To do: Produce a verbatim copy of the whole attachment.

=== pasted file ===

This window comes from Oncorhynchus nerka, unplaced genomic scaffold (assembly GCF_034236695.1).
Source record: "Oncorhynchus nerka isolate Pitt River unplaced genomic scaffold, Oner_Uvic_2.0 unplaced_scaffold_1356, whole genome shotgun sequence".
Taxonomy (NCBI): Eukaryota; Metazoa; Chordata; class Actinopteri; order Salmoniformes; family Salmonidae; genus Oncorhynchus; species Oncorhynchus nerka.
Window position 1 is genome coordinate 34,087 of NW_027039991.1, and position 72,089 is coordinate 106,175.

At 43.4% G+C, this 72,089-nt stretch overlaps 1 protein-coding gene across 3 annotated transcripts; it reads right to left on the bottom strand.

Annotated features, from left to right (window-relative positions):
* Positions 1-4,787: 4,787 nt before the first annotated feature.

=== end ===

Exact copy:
This window comes from Oncorhynchus nerka, unplaced genomic scaffold (assembly GCF_034236695.1).
Source record: "Oncorhynchus nerka isolate Pitt River unplaced genomic scaffold, Oner_Uvic_2.0 unplaced_scaffold_1356, whole genome shotgun sequence".
Taxonomy (NCBI): Eukaryota; Metazoa; Chordata; class Actinopteri; order Salmoniformes; family Salmonidae; genus Oncorhynchus; species Oncorhynchus nerka.
Window position 1 is genome coordinate 34,087 of NW_027039991.1, and position 72,089 is coordinate 106,175.

At 43.4% G+C, this 72,089-nt stretch overlaps 1 protein-coding gene across 3 annotated transcripts; it reads right to left on the bottom strand.

Annotated features, from left to right (window-relative positions):
* Positions 1-4,787: 4,787 nt before the first annotated feature.